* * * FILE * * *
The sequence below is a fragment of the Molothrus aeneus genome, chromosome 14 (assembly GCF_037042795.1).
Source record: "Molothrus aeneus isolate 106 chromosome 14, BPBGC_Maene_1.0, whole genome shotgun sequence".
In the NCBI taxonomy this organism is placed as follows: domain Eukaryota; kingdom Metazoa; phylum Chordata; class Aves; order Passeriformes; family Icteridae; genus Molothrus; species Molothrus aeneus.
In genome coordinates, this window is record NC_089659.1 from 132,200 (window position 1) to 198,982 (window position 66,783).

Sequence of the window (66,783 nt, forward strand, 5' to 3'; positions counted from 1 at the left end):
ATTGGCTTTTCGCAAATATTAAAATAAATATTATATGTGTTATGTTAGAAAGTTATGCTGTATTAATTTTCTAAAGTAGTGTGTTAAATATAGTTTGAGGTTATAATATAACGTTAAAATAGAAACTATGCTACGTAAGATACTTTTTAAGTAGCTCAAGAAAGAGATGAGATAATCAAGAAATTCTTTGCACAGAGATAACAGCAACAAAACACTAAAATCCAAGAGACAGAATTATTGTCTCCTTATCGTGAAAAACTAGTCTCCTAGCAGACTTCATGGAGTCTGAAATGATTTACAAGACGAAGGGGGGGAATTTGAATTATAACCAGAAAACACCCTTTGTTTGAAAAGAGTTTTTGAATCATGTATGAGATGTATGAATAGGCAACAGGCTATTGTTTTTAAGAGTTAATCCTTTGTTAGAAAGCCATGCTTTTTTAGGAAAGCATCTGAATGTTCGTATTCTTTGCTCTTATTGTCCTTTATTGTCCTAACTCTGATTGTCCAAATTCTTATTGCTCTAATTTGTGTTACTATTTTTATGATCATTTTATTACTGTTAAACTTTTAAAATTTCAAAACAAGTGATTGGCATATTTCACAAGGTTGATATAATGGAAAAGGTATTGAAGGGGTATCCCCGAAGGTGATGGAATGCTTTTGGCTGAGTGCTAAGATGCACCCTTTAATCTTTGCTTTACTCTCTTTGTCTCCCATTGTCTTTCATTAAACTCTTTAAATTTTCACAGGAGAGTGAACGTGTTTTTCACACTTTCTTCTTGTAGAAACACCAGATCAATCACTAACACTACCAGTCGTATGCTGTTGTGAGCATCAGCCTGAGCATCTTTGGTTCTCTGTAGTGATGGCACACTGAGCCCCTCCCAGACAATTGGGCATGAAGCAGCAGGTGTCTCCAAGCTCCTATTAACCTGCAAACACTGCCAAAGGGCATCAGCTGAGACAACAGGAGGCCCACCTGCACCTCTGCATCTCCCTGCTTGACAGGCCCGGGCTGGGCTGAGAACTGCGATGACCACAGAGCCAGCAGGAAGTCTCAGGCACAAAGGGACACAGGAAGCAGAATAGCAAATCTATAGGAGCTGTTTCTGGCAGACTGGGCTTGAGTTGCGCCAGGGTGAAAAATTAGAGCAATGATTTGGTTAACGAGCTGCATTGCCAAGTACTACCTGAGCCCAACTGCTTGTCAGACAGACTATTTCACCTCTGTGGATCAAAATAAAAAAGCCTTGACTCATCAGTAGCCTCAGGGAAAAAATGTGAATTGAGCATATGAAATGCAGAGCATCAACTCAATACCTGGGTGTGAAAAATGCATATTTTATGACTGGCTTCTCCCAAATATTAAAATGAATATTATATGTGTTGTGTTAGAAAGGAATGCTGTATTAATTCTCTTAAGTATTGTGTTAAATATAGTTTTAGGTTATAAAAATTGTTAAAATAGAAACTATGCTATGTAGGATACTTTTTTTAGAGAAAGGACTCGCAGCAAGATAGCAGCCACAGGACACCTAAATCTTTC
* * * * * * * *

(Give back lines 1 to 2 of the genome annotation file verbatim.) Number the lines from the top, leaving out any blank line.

The sequence below is a fragment of the Molothrus aeneus genome, chromosome 14 (assembly GCF_037042795.1).
Source record: "Molothrus aeneus isolate 106 chromosome 14, BPBGC_Maene_1.0, whole genome shotgun sequence".